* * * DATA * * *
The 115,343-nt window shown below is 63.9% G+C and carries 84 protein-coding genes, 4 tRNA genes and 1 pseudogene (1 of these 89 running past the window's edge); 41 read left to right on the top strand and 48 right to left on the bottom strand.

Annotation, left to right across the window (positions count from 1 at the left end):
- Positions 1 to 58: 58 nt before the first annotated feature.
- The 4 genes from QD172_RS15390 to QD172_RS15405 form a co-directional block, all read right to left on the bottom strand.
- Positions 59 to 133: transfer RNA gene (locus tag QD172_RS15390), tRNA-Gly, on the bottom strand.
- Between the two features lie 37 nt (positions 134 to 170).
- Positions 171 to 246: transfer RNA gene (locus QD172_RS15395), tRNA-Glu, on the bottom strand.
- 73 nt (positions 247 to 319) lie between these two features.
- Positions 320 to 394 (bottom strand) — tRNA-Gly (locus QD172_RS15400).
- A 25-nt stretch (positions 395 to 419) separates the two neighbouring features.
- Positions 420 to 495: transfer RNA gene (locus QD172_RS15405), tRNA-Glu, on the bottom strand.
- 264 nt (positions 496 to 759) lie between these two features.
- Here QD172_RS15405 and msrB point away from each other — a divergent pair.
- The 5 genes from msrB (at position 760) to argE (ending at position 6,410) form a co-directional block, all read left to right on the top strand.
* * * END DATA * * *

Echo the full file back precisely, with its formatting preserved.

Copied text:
The 115,343-nt window shown below is 63.9% G+C and carries 84 protein-coding genes, 4 tRNA genes and 1 pseudogene (1 of these 89 running past the window's edge); 41 read left to right on the top strand and 48 right to left on the bottom strand.

Annotation, left to right across the window (positions count from 1 at the left end):
- Positions 1 to 58: 58 nt before the first annotated feature.
- The 4 genes from QD172_RS15390 to QD172_RS15405 form a co-directional block, all read right to left on the bottom strand.
- Positions 59 to 133: transfer RNA gene (locus tag QD172_RS15390), tRNA-Gly, on the bottom strand.
- Between the two features lie 37 nt (positions 134 to 170).
- Positions 171 to 246: transfer RNA gene (locus QD172_RS15395), tRNA-Glu, on the bottom strand.
- 73 nt (positions 247 to 319) lie between these two features.
- Positions 320 to 394 (bottom strand) — tRNA-Gly (locus QD172_RS15400).
- A 25-nt stretch (positions 395 to 419) separates the two neighbouring features.
- Positions 420 to 495: transfer RNA gene (locus QD172_RS15405), tRNA-Glu, on the bottom strand.
- 264 nt (positions 496 to 759) lie between these two features.
- Here QD172_RS15405 and msrB point away from each other — a divergent pair.
- The 5 genes from msrB (at position 760) to argE (ending at position 6,410) form a co-directional block, all read left to right on the top strand.